The just-implement-the-spec solution comes in slightly longer than Erik's solution.

DO
?n
i=i+1
n=n+i
?n
n=n-1
LOOP

This outputs indefinitely. For purposes of running it, I recommend changing the last line to something like LOOP WHILE INPUT$(1) <> "q", which will wait for a keypress after every second sequence entry and exit if the key pressed is q.

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2
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C# (.NET Core), 56 bytes

n=>{int a=0,i=0;for(;++i<n;)a+=i%2<1?-1:i/2+1;return a;}

-2 bytes thanks to Kevin Crujssen

Try it online!

1 indexed. Returns a(n)

Ungolf'd:

int f(int n)
{
    // a needs to be outside the for loop's scope,
    // and it's golfier to also define i here
    int a = 0, i = 1;
    // basic for loop, no initializer because we already defined i
    for (; ++i < n;)
    {
        if (i%2 < 1) {
            // if i is even, subtract 1
            a -= 1;
        }
        else
        {
            // if i is odd, add (i / 2) + 1
            // this lets us handle X without defining another int
            a += i / 2 + 1;
        }
    }
    // a is the number at index n
    return a;
}
\$\endgroup\$
  • 1
    \$\begingroup\$ i=1;for(;i<n;i++) can be i=0;for(;++i<n;) and i%2==0 can be i%2<1. \$\endgroup\$ – Kevin Cruijssen May 31 '18 at 13:40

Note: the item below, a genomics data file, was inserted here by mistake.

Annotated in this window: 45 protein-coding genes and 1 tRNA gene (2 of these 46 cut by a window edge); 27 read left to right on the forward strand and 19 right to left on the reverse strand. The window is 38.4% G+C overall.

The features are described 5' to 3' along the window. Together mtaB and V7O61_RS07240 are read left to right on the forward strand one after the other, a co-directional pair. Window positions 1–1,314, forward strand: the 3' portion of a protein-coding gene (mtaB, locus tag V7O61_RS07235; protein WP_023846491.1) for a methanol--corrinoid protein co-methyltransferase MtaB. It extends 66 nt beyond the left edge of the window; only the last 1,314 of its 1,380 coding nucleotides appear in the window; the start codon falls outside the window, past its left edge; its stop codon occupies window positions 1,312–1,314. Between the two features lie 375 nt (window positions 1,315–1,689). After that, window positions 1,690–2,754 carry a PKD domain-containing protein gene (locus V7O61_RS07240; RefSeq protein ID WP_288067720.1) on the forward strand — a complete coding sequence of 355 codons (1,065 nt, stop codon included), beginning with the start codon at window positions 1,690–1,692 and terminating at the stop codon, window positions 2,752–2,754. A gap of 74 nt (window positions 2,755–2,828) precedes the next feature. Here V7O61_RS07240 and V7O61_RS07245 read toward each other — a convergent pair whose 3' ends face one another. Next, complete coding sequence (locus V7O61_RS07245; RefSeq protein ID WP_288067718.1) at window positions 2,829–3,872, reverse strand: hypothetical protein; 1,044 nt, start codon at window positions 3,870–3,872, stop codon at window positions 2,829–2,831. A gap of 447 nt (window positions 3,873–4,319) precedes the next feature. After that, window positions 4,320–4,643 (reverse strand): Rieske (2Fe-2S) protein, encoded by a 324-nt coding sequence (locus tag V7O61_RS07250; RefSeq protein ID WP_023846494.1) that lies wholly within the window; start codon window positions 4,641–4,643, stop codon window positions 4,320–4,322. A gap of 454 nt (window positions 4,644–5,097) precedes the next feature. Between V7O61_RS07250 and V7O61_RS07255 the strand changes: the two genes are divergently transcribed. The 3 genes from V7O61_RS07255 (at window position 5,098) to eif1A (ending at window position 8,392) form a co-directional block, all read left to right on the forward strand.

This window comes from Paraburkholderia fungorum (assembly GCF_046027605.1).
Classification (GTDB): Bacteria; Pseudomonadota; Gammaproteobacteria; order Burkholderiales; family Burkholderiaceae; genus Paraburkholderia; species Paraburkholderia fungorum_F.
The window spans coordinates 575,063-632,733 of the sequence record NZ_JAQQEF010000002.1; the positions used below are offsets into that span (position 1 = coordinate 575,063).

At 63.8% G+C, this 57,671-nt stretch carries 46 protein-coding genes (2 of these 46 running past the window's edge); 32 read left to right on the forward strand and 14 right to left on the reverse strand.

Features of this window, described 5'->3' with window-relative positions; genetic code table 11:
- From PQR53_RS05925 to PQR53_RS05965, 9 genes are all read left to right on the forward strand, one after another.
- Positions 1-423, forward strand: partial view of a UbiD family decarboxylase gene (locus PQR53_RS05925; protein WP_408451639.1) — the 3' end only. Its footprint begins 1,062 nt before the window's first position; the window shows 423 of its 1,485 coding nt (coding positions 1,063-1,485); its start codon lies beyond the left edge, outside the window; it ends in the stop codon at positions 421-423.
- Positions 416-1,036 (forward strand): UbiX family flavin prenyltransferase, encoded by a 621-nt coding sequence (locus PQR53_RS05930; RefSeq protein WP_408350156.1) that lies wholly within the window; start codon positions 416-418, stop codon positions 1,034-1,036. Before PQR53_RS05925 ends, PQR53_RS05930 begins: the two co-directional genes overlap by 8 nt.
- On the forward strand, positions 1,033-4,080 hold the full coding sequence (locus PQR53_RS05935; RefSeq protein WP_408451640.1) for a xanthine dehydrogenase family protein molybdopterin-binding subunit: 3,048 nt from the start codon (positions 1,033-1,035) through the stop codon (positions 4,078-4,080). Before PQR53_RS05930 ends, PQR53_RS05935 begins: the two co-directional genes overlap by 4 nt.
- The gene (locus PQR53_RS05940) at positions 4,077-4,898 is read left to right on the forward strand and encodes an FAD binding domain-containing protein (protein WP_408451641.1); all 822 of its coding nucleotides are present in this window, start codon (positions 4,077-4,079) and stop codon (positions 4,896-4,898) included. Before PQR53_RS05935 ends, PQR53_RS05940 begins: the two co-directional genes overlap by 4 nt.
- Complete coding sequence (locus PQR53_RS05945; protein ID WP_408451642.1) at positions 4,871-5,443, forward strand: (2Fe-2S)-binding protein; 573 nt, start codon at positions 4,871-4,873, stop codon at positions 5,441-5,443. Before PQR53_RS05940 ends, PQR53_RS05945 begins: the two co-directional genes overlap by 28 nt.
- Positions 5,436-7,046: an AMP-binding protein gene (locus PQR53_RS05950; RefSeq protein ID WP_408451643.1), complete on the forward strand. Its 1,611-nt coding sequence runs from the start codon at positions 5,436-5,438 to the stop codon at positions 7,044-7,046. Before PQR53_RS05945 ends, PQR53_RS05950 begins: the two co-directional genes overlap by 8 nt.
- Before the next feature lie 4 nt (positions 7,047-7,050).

• \$\begingroup\$ @KevinCruijssen so I can, thanks! I should've seen the 2nd one, but I didn't thnk the first one would work as I thought for loops only checked the conditional after the first loop. TIL \$\endgroup\$ – Skidsdev May 31 '18 at 13:56
  • \$\begingroup\$ Nope, it checks before the first iteration already. A do-while will check after completing the first iteration. :) \$\endgroup\$ – Kevin Cruijssen May 31 '18 at 13:59
  • \$\begingroup\$ In very rare cases you could even merge an if with a for-loop. For example: if(t>0)for(i=0;i<l;i++) to for(i=0;t>0&i<l;i++). I've almost never been able to use this in my answers, though. \$\endgroup\$ – Kevin Cruijssen May 31 '18 at 14:02
  • \$\begingroup\$ that's pretty awesome, I'll definitely have to keep that in mind next time I do C# golfing, which is quite rare these days :P most of my C# work is decidedly ungolfy \$\endgroup\$ – Skidsdev May 31 '18 at 14:03
2
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Husk, 11 9 8 bytes

ΘṁṠe→Θ∫N

Saved a byte thanks to H.PWiz.
Outputs as an infinite list.
Try it online!

Explanation

ΘṁṠe→Θ∫N
      ∫N   Cumulative sum of natural numbers (triangular numbers).
     Θ     Prepend 0.
 ṁṠe→      Concatenate [n + 1, n] for each.
Θ          Prepend 0.
\$\endgroup\$
2
\$\begingroup\$

Dodos, 69 bytes

	. w
w
	. h
	+ r . ' dab h '
h
	h ' '
	. dab
r
	
	r dip
.
	dot
'
	dip

Try it online!


Somehow this is the longest answer.

Explanation.

┌────┬─────────────────────────────────────────────────┐
│Name│Function                                         │
├────┼─────────────────────────────────────────────────┤
│.   │Alias for "dot", computes the sum.               │
├────┼─────────────────────────────────────────────────┤